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Labradorite Cabochons£0.75 – £29.95
Labradorite Cabochons (Parcels)£14.95 – £20.00
Labradorite Freeform Cabochons£9.95 – £14.95
Labradorite Slices (Half Polished)£2.95 – £4.95
Labradorite Tumblestones£1.25 – £3.95
Labradorite is a mineral which occurs in a few different colours, most commonly a dark green-grey.
It has a flash of colour referred to as labradorescence, which can result in bright flashes of colour, most often greens, blues, and yellows. There is more information on the varieties of Labradorite below, in our Mineralogy section.
Uses and History
Labradorite was first discovered in Labrador, Canada, which is where the name comes from.
The material was apparently discovered by a Morovian missionary in 1770, but not much information about this event is available.
Labradorite is almost exclusively used as a decorative stone. It is very popular with jewellers, especially in the ‘wire wrapping’ style. It is also cut, carved, and polished – in some cases, it is used for larger decorative pieces, like worktops.
- Madagascar – Tulear Province
- Myanmar – Mandalay Region
- Finland – South Karelia (Spectrolite)
- Ukraine – Zhytomyr
- Brazil – Minas Gerais
Australia and Oceania:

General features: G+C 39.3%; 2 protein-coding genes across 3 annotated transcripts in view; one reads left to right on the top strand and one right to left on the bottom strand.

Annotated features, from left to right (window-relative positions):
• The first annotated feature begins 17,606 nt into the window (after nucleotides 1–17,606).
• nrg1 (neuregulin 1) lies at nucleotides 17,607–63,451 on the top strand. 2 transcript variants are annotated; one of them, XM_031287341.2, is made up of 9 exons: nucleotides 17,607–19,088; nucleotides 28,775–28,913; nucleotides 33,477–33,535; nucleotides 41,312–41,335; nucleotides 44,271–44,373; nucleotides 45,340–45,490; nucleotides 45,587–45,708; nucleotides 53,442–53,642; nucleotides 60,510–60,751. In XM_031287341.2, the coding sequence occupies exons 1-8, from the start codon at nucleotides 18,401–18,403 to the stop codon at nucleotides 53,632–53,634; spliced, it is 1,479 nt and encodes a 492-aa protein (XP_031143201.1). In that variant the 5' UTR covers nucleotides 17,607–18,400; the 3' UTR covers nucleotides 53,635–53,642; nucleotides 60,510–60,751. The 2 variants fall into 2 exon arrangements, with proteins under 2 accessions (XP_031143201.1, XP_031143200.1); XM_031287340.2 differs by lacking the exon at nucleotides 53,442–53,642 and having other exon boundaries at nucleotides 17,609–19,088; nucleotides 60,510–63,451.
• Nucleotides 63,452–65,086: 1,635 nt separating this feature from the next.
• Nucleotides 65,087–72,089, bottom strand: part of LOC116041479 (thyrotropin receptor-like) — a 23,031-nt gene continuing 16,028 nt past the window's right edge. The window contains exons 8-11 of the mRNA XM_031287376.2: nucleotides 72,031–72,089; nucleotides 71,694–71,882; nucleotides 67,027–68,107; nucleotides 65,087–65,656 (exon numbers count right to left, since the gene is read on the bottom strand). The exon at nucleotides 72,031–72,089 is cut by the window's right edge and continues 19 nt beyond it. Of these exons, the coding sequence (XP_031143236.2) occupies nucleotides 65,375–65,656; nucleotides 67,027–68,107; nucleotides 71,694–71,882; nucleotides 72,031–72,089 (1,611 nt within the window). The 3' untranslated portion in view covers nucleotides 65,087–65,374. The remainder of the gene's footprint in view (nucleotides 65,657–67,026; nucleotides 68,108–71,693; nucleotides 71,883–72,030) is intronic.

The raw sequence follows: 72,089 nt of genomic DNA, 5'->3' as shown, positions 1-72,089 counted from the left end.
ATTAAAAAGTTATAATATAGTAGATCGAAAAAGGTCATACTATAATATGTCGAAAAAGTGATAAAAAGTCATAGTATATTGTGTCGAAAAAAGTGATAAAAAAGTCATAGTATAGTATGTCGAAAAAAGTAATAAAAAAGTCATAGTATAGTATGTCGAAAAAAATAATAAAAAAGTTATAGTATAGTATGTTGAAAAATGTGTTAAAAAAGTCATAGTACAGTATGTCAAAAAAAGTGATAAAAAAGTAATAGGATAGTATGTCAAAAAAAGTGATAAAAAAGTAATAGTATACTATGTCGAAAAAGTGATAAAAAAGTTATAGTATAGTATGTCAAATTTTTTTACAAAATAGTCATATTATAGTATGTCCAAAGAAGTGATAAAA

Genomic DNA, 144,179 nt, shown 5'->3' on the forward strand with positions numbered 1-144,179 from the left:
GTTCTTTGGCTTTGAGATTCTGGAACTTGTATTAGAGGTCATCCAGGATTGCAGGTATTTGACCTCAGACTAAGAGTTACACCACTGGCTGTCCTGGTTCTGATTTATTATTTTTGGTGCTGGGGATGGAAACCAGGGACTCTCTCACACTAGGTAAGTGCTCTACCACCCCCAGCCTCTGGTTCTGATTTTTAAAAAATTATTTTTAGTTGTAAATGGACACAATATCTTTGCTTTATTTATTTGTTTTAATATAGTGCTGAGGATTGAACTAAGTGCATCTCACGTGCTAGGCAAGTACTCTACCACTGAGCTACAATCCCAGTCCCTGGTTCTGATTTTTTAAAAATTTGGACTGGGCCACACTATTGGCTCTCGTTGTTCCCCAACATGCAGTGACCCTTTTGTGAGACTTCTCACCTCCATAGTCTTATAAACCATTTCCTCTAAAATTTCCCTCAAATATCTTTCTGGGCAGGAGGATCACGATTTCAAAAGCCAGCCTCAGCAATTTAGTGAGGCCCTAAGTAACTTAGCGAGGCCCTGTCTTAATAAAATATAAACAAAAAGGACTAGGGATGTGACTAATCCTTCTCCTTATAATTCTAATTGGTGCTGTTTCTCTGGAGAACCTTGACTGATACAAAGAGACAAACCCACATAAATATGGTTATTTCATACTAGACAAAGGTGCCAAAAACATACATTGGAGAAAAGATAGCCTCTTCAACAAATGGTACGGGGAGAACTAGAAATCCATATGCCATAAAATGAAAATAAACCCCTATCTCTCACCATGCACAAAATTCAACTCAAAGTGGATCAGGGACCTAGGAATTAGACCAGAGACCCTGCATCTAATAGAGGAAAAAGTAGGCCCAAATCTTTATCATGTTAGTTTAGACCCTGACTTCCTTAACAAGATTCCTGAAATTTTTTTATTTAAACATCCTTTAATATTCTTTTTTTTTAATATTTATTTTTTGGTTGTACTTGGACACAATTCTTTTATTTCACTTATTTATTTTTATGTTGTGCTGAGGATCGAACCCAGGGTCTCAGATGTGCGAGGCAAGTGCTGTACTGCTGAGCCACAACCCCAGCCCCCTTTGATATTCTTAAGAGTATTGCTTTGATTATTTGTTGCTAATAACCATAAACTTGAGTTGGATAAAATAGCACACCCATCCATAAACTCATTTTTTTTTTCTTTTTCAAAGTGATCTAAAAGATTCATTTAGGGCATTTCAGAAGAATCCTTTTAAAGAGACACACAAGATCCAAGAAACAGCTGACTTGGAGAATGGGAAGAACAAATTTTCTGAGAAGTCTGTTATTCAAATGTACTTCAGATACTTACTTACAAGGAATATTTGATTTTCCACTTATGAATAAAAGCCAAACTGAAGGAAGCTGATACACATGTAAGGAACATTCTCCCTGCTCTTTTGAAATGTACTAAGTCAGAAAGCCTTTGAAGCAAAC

- Australia – New South Wales
- Canada – Labrador – type locale!
- Canada – Quebec
- USA – New York – Adirondack Mountains
- USA – Ohio
- USA – Texas
- USA – Utah
It’s chemical formula is (Ca,Na)Al1-2Si3-2O8.
- Labradorite is usually a dark green-grey, or dark grey stone, with a bright flash of colours – usually blues and greens, with occasional yellow-gold and sometimes other colours.
- Spectrolite has a darker base colour, which causes a larger range of colours than most other Labradorite. Spectrolite is only found in Finland – although many sellers refer to any Labradorite with a broader colour spectrum as Spectrolite.
- Golden Labradorite / Bytownite is a transparent variant with a golden colour – it is usually sold tumbled or cut.
- Andesine is the name given to an artifically treated Feldspar mineral.
Larvikite is a grey-black stone with thumbnail sized flashes of white and blue, so it should be relatively easy to distinguish from the more colourful Labradorite. If you are in doubt, Larvikite does have a slightly lower specific gravity.
Photos of Labradorite
A wire wrapped Copper necklace made by Wire Witchcraft
Hazards and Warnings
Almost all rocks, minerals (and, frankly, almost all other substances on earth) can produce toxic dust when cutting, which can cause serious respiratory conditions including silicosis.
When cutting or polishing rocks, minerals, shells, etc, all work should be done wet to minimise the dust, and a suitable respirator or extraction system should be used.
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